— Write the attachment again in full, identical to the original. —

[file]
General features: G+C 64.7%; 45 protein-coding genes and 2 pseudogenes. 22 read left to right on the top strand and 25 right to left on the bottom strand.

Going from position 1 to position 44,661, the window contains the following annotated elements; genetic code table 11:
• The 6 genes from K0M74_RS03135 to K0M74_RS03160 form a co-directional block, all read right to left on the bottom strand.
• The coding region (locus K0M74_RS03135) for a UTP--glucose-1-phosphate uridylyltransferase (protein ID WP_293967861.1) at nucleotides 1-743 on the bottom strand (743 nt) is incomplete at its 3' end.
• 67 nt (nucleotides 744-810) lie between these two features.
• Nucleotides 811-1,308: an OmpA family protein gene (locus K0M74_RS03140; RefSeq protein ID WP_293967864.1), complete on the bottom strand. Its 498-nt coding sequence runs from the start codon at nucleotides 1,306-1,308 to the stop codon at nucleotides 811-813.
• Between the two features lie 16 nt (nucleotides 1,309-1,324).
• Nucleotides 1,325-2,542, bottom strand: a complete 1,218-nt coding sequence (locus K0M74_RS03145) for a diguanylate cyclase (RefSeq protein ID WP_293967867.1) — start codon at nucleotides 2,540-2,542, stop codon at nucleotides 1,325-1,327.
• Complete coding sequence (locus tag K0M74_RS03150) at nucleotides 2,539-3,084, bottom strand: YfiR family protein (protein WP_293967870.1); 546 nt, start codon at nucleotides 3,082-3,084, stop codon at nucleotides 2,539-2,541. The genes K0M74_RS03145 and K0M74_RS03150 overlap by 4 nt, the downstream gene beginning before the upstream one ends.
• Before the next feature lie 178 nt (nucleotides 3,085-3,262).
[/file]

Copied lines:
General features: G+C 64.7%; 45 protein-coding genes and 2 pseudogenes. 22 read left to right on the top strand and 25 right to left on the bottom strand.

Going from position 1 to position 44,661, the window contains the following annotated elements; genetic code table 11:
• The 6 genes from K0M74_RS03135 to K0M74_RS03160 form a co-directional block, all read right to left on the bottom strand.
• The coding region (locus K0M74_RS03135) for a UTP--glucose-1-phosphate uridylyltransferase (protein ID WP_293967861.1) at nucleotides 1-743 on the bottom strand (743 nt) is incomplete at its 3' end.
• 67 nt (nucleotides 744-810) lie between these two features.
• Nucleotides 811-1,308: an OmpA family protein gene (locus K0M74_RS03140; RefSeq protein ID WP_293967864.1), complete on the bottom strand. Its 498-nt coding sequence runs from the start codon at nucleotides 1,306-1,308 to the stop codon at nucleotides 811-813.
• Between the two features lie 16 nt (nucleotides 1,309-1,324).
• Nucleotides 1,325-2,542, bottom strand: a complete 1,218-nt coding sequence (locus K0M74_RS03145) for a diguanylate cyclase (RefSeq protein ID WP_293967867.1) — start codon at nucleotides 2,540-2,542, stop codon at nucleotides 1,325-1,327.
• Complete coding sequence (locus tag K0M74_RS03150) at nucleotides 2,539-3,084, bottom strand: YfiR family protein (protein WP_293967870.1); 546 nt, start codon at nucleotides 3,082-3,084, stop codon at nucleotides 2,539-2,541. The genes K0M74_RS03145 and K0M74_RS03150 overlap by 4 nt, the downstream gene beginning before the upstream one ends.
• Before the next feature lie 178 nt (nucleotides 3,085-3,262).